Dieting may reduce cancer risk in overweight, obese postmenopausal women

By Liz Meszaros, MDLinx
Published July 11, 2016

Key Takeaways

In obese, overweight, and sedentary postmenopausal women, simple lifestyle changes—such as a calorie-restrictive diet with or without exercise—may be all it takes to lower their risks of cancer, concluded researchers. In a recent study, they found that in these women, caloric-restriction and weight loss reduced several biomarkers of inflammation, which is hypothesized to be the mechanism by which their risk for cancer is increased, according to research published in the journal Cancer Research (2016;72(9):2314-2326).

“We know that being overweight and having a sedentary lifestyle is associated with an increase in risk for developing certain types of cancer. However, we don’t know exactly why,” said co-author of the study, Catherine Duggan, PhD, principal staff scientist, Public Health Sciences Division, Fred Hutchinson Cancer Research Center, Seattle, WA.

“We wanted to investigate how levels of some biomarkers associated with angiogenesis were altered when overweight, sedentary, postmenopausal women enrolled in a research study lost weight and/or became physically active over the course of a year,” she explained.

To do this, Dr. Duggan and colleagues enrolled 439 overweight/obese women aged 50 to 75 years, who were healthy, postmenopausal, and sedentary, and randomly assigned them to one of four study arms to measure the effects of exercise and diet on circulating levels of high-sensitivity C-reactive protein (hs-CRP), serum amyloid A (SAA), interleukin-6 (IL-6), leukocyte, and neutrophil levels after 1 year. These four arms were comprised of the following:

  • A calorie-restricted arm, with no more than 2,000 kcal/day including less than 30% fat, and a goal of 10% weight loss (n=118);
  • An aerobic exercise arm, with a minimum of 225 min/week moderate to vigorous exercise (n=117);
  • A combined diet and exercise arm (n=117); and
  • A control arm, with no intervention (n=87).

At baseline and at 12 months, researchers measured hs-CRP, SAA, IL-6, leukocyte, and neutrophil levels, and—after adjusting for baseline body mass index (BMI), race/ethnicity, and age—found that women in the diet and the diet + exercise groups had significantly lower levels of all of these proteins compared with controls:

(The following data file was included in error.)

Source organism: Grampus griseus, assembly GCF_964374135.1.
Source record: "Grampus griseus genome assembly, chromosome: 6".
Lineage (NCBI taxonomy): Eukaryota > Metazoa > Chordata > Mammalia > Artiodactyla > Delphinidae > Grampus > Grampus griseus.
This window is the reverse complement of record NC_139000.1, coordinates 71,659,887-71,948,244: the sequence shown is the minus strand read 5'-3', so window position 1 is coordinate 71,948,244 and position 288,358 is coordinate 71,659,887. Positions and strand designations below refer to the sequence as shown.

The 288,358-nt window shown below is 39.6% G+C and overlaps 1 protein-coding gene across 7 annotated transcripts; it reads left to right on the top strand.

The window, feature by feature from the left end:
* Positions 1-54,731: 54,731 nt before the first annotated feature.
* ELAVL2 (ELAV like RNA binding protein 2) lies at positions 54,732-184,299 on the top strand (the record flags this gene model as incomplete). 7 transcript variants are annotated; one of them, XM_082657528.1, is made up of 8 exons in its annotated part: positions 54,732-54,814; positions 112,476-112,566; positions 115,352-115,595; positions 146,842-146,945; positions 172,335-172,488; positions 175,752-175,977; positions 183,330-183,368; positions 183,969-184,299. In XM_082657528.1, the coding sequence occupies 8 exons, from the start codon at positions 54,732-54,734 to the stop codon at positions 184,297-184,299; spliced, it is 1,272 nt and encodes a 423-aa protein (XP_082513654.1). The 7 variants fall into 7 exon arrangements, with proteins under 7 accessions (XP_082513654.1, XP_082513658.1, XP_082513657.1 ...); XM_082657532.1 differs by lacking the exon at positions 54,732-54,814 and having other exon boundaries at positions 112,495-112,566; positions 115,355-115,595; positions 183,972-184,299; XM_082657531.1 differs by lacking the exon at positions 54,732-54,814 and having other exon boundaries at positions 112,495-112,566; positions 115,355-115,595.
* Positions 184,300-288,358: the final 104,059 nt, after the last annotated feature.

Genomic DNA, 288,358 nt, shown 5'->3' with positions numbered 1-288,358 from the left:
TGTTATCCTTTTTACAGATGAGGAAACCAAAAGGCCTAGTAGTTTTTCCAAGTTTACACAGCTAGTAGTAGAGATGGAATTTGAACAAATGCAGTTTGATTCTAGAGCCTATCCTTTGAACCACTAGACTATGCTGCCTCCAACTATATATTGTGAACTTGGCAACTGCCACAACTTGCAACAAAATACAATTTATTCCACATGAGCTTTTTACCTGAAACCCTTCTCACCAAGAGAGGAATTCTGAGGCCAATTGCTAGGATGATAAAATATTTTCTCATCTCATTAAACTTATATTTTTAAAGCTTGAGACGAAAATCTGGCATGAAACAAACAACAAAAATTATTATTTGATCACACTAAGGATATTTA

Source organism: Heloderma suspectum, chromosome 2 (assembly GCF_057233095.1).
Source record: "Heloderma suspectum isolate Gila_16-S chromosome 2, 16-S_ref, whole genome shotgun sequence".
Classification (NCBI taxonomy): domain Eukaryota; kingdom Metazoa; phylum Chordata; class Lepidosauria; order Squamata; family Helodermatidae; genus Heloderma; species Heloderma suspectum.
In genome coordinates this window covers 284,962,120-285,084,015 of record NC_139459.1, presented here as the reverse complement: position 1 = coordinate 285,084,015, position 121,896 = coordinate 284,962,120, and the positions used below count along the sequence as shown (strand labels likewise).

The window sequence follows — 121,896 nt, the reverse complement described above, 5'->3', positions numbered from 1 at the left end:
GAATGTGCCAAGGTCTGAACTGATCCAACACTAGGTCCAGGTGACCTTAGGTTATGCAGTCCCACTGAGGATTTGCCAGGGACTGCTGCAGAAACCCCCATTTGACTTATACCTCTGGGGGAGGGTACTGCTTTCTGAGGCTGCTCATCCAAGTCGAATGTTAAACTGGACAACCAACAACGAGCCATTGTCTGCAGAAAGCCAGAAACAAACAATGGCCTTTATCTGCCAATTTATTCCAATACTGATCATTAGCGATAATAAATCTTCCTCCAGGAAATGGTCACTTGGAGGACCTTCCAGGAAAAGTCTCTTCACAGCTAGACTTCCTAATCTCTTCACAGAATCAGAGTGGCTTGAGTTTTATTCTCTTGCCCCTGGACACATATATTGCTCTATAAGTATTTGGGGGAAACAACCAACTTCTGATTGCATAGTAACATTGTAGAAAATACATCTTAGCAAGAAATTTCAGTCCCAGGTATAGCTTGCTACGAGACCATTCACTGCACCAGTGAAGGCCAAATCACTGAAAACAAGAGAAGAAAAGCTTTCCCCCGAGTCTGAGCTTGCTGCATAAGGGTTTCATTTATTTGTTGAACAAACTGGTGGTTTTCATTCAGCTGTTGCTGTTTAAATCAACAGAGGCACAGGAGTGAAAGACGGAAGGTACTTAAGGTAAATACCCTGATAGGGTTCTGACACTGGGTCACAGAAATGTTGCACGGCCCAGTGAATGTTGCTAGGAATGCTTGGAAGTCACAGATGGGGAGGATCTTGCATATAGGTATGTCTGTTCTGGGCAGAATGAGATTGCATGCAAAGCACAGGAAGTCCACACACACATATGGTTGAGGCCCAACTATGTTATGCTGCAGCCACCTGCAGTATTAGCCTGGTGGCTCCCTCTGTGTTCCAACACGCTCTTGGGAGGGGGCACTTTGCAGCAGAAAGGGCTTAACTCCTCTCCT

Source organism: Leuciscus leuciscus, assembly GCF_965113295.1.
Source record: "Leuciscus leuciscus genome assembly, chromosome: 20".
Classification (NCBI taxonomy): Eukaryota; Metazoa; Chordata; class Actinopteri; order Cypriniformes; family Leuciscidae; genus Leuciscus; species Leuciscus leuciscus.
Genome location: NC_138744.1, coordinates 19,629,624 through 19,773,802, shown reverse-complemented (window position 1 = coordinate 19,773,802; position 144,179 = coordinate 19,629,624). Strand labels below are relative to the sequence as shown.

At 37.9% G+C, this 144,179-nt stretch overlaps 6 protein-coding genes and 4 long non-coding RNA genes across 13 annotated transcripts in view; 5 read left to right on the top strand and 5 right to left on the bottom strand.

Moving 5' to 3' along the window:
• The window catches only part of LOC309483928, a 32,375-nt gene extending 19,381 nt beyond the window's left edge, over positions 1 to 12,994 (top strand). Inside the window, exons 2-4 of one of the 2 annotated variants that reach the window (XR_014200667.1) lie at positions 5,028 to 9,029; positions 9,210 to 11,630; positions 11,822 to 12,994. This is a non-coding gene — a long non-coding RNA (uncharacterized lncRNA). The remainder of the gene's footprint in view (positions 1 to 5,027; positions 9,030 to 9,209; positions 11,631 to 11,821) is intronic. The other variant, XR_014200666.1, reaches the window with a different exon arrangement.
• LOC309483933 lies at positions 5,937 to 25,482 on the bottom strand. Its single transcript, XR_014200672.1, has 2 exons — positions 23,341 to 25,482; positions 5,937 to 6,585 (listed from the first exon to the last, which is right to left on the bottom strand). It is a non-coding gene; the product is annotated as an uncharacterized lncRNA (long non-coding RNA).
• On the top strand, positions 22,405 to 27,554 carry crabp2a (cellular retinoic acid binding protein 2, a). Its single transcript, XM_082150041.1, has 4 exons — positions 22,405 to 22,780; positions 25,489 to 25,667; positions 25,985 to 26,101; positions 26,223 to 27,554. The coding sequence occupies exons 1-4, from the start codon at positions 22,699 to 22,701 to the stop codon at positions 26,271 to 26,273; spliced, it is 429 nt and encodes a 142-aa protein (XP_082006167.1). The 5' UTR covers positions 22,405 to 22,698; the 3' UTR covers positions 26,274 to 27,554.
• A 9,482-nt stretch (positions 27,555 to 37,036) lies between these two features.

• Hs-CRP decreased by geometric mean: 0.92 mg/L (95% CI: 0.53-1.31; P < 0.001) in the diet group; and by 0.87 mg/L (95% CI: 0.51-1.23; P < 0.0001) in the diet + exercise groups.
  • IL-6 decreased by 0.34 pg/mL (95% CI: 0.13-0.55; P=0.001) in the diet group, and by 0.32 pg/mL (95% CI: 0.15-0.49; P < 0.001) in the diet + exercise groups.
  • Neutrophil counts decreased by 0.31x109/L (95% CI: 0.09-0.54; P=0.006) in the diet group, and by 0.30x109/L (95% CI: 0.09-0.50; P=0.005) in the diet + exercise groups.

Importantly, they also found that compared with controls, those in the diet and the diet + exercise groups who had reduced their weight by 5% or more also reduced their levels of hs-CRP, SAA, and IL-6. Furthermore, in all subgroups of baseline BMI, waist circumference, CRP levels, and fasting glucose, women in the diet and the diet+exercise groups reduced hs-CRP.

Women in the exercise-only arm did not demonstrate these lower levels, however. Finally, Dr. Duggan and colleagues found that the greater the weight loss, the greater the reductions in these serum angiogenesis-related protein levels.

“Our study shows that weight loss is a safe and effective method of improving the angiogenic profile in healthy individuals. We were surprised by the magnitude of change in these biomarkers with weight loss. While we can’t say for certain that reducing the circulating levels of angiogenic factors through weight loss would impact the growth of tumors, it is possible that they might be associated with a less favorable milieu for tumor growth and proliferation,” Dr. Duggan said.

She added a caveat, however, in that only three angiogenic factors were measured, although there are several others; in addition, the biomarkers were measured only in circulating blood rather than in adipose or other tissues.

Nevertheless, their results were clear.

“Exercise is important for helping to prevent weight gain, and to maintain weight loss, but does not cause a large amount of weight loss on its own. Our study shows that making lifestyle changes—in this case simple changes to the diet to reduce weight—can lower the risk factors for cancer,” concluded Dr. Duggan.

This study was funded by the National Cancer Institute and the Breast Cancer Research Foundation.

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